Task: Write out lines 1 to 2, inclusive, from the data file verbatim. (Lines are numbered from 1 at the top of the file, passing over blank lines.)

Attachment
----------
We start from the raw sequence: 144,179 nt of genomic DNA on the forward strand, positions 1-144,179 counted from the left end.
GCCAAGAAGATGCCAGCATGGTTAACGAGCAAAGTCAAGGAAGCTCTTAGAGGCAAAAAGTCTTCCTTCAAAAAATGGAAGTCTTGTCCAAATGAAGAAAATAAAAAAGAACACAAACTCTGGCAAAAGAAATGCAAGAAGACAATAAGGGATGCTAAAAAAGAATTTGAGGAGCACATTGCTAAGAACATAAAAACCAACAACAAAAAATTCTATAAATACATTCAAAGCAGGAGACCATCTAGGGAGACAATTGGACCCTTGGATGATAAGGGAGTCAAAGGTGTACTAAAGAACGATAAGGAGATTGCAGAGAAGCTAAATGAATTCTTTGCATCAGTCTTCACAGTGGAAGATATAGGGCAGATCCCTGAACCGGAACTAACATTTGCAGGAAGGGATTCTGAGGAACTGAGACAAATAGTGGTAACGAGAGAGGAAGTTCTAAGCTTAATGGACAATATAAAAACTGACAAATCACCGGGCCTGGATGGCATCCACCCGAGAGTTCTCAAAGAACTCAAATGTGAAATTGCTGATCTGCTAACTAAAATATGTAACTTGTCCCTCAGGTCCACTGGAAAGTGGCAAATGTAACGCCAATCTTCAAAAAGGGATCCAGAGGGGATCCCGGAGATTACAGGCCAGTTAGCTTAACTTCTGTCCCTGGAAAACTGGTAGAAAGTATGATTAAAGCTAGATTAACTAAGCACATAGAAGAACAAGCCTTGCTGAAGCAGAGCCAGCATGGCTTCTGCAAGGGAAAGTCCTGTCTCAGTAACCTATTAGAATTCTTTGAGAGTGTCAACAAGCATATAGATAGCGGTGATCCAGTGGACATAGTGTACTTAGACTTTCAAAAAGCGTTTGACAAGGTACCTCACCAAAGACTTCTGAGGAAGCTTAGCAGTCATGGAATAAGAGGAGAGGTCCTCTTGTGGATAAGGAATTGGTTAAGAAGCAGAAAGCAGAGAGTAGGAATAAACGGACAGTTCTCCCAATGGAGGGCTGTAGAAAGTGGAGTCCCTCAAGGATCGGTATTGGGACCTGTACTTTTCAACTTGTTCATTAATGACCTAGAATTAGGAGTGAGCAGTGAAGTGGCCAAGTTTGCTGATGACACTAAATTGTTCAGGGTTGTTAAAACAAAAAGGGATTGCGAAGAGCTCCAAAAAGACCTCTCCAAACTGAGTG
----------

We start from the raw sequence: 144,179 nt of genomic DNA on the forward strand, positions 1-144,179 counted from the left end.
GCCAAGAAGATGCCAGCATGGTTAACGAGCAAAGTCAAGGAAGCTCTTAGAGGCAAAAAGTCTTCCTTCAAAAAATGGAAGTCTTGTCCAAATGAAGAAAATAAAAAAGAACACAAACTCTGGCAAAAGAAATGCAAGAAGACAATAAGGGATGCTAAAAAAGAATTTGAGGAGCACATTGCTAAGAACATAAAAACCAACAACAAAAAATTCTATAAATACATTCAAAGCAGGAGACCATCTAGGGAGACAATTGGACCCTTGGATGATAAGGGAGTCAAAGGTGTACTAAAGAACGATAAGGAGATTGCAGAGAAGCTAAATGAATTCTTTGCATCAGTCTTCACAGTGGAAGATATAGGGCAGATCCCTGAACCGGAACTAACATTTGCAGGAAGGGATTCTGAGGAACTGAGACAAATAGTGGTAACGAGAGAGGAAGTTCTAAGCTTAATGGACAATATAAAAACTGACAAATCACCGGGCCTGGATGGCATCCACCCGAGAGTTCTCAAAGAACTCAAATGTGAAATTGCTGATCTGCTAACTAAAATATGTAACTTGTCCCTCAGGTCCACTGGAAAGTGGCAAATGTAACGCCAATCTTCAAAAAGGGATCCAGAGGGGATCCCGGAGATTACAGGCCAGTTAGCTTAACTTCTGTCCCTGGAAAACTGGTAGAAAGTATGATTAAAGCTAGATTAACTAAGCACATAGAAGAACAAGCCTTGCTGAAGCAGAGCCAGCATGGCTTCTGCAAGGGAAAGTCCTGTCTCAGTAACCTATTAGAATTCTTTGAGAGTGTCAACAAGCATATAGATAGCGGTGATCCAGTGGACATAGTGTACTTAGACTTTCAAAAAGCGTTTGACAAGGTACCTCACCAAAGACTTCTGAGGAAGCTTAGCAGTCATGGAATAAGAGGAGAGGTCCTCTTGTGGATAAGGAATTGGTTAAGAAGCAGAAAGCAGAGAGTAGGAATAAACGGACAGTTCTCCCAATGGAGGGCTGTAGAAAGTGGAGTCCCTCAAGGATCGGTATTGGGACCTGTACTTTTCAACTTGTTCATTAATGACCTAGAATTAGGAGTGAGCAGTGAAGTGGCCAAGTTTGCTGATGACACTAAATTGTTCAGGGTTGTTAAAACAAAAAGGGATTGCGAAGAGCTCCAAAAAGACCTCTCCAAACTGAGTG